Will the ECB Crush the Euro?

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Daily FX Market Roundup 09.03.14

Will the ECB Crush the Euro?

Euro Extends Losses Ahead of ECB Meeting

Sterling Remains Under Pressure Despite Stronger Data

Dollar Hangs Tight, Barrage of Labor Market Reports Due

AUD Erases Losses on Stronger GDP

NZD: Supported by Uptick in Chinese PMI

JPY: No Changes Expected from BoJ

Will the ECB Crush the Euro?

Thursday’s European Central Bank meeting is the most important event risk this week. The ECB is one of the very few central banks at the cusp of easing monetary policy and based upon the recent decline in EUR/USD and the CFTC’s report on IMM positioning, the market is positioned for a big announcement. Over the past 2 months, EUR/USD lost more than 4% of its value or approximately 600 pips and going into tomorrow’s meeting, euro short positions are at a 2-year high. So the ECB really needs to deliver otherwise they risk triggering a massive short squeeze in the currency. At the Jackson Hole meeting last month, Mario Draghi’s concerns about lower inflation expectations led economists and investors to believe that the central bank will announce additional easing this month and these expectations were reinforced by back to back weakness in Eurozone data. The following table shows how widespread the deterioration in the Eurozone economy has been since the last monetary policy meeting. Everything from inflation to retail sales and economic activity weakened, hardening the case for additional easing.

However Draghi faces a tough choice because stimulus is already in the pipeline in the form of the TLTRO programs due in September and December. The euro also weakened quite a bit, providing support for inflation and growth. Ideally he would prefer to see how the market responds to the new 4-year loans due later this month before increasing stimulus but unfortunately the economy and the market may not be willing to wait. Given the trend of recent data, it is not a question of if but a question of when further easing is needed. Sending a strong message on Thursday could help solidify the foundation for recovery by ensuring that rates remain low and the euro weak. Since the bar is set very high for the ECB announcement, if they want to drive EUR/USD to 1.30 the ECB will need to over-deliver.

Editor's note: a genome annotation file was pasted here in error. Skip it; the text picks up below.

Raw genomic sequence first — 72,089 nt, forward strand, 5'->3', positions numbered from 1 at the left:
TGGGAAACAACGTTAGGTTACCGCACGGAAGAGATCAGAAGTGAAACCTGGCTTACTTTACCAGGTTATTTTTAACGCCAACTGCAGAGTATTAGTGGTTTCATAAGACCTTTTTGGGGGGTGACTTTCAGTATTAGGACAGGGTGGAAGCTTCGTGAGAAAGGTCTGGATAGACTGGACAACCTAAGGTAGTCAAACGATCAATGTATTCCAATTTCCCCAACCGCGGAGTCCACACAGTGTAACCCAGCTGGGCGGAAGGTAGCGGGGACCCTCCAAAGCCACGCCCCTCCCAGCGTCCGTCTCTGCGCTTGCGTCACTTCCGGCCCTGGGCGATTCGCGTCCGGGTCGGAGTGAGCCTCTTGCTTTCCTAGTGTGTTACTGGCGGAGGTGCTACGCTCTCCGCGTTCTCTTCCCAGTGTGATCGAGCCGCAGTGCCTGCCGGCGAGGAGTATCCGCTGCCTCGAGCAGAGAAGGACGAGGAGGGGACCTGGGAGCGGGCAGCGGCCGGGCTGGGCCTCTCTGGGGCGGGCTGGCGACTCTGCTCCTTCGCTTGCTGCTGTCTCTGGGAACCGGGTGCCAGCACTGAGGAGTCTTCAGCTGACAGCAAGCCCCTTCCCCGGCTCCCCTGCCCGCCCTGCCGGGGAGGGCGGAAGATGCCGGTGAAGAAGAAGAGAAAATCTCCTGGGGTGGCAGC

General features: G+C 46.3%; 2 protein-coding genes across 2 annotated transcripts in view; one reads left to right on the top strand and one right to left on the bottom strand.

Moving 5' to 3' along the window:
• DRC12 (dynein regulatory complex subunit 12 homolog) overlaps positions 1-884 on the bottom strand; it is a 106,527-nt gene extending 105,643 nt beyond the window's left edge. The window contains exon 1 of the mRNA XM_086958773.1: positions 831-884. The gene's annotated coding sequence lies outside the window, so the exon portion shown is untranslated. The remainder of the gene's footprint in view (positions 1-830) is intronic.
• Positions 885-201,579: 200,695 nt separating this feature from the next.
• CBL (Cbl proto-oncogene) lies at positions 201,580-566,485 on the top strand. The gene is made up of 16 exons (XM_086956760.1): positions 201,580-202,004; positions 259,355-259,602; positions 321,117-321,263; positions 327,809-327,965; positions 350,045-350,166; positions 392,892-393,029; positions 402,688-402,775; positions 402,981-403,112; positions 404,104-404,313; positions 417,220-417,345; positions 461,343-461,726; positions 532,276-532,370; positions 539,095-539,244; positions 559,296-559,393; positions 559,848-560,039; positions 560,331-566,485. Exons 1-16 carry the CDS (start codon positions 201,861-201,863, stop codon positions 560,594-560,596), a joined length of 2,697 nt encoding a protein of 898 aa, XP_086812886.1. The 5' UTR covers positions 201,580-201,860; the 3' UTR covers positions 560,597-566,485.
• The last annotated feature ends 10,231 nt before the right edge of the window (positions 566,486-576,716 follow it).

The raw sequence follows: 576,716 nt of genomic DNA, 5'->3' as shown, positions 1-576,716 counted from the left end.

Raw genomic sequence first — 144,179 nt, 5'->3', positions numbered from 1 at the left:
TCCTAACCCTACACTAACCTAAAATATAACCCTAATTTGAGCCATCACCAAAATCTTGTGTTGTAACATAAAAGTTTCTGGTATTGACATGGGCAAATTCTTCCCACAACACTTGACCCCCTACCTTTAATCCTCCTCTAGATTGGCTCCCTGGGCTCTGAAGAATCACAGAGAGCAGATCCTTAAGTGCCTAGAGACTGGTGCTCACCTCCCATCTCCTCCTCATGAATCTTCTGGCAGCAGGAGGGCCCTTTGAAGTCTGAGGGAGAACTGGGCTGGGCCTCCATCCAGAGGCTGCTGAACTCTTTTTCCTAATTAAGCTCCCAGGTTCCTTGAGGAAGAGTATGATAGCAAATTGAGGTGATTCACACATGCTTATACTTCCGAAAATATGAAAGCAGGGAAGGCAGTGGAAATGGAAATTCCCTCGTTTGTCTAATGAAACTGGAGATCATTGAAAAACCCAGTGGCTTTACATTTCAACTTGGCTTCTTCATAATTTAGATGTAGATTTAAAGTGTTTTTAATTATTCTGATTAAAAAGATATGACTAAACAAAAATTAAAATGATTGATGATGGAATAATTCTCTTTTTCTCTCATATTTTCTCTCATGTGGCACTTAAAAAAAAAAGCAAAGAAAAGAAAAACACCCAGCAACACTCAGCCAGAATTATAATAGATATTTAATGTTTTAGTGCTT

One-Two Punch with ABS Purchases and Rate Cut – The strongest message that the ECB could send to the market would be a one-two punch of Asset Backed Securities purchases and a 10bp rate cut. While the central bank is not fully prepared to buy ABS, they could preannounce their plans and say that details will follow. A 10bp rate cut would also be an aggressive move but most likely the ECB would prefer to save this option for a future time because with rates already at zero, the impact would be more psychological. Also Draghi previously indicated that rates have reached the lower bound so lowering them again would be inconsistent with his previous views. Any one of these options without the other should still be enough to drive EUR/USD below 1.31 but if the ECB fails to announce any new measures, a massive short squeeze could send the euro back to 1.33. At this time, Quantitative Easing is not legally or practically possible but Draghi will certainly leave this option open. The staff forecasts will be updated this month and we expect the central bank to lower their inflation and growth forecasts.

Dollar Hangs Tight, Barrage of Labor Market Reports Due

The U.S. dollar traded lower against most of the major currencies today. Factory orders rebounded strongly in the month of July but the increase fell short of expectations. The Beige book also contained a slightly more optimistic tone, with 10 out 12 districts reporting moderate to modest growth. The main focus tomorrow will be on the ECB’s monetary policy announcement but with Challenger Layoffs, ADP, Jobless Claims and Non-Manufacturing ISM reports scheduled for release non-farm payrolls will also be on everyone’s minds. Since we anticipate stronger job growth in the month of August, we will be looking for further improvements in tomorrow’s labor market reports. Jobless claims could tick higher but healthy readings over the past few weeks give us the confidence to believe that job growth exceeded 200k last month. A pick up in service sector activity and rise ADP would be enough to revive the uptrend in the dollar ahead of the non-farm payrolls report. Fed President Mester who is a voting member of the FOMC is also scheduled to speak on Thursday and having just joined the monetary policy committee in June, her bias is still unclear, making her speech on monetary policy particularly important. We continue to look for the dollar to extend its gains on the back of U.S. data and monetary policy direction. If Mester expresses a more hawkish bias, it could revive the rally in U.S. rates and in turn the dollar.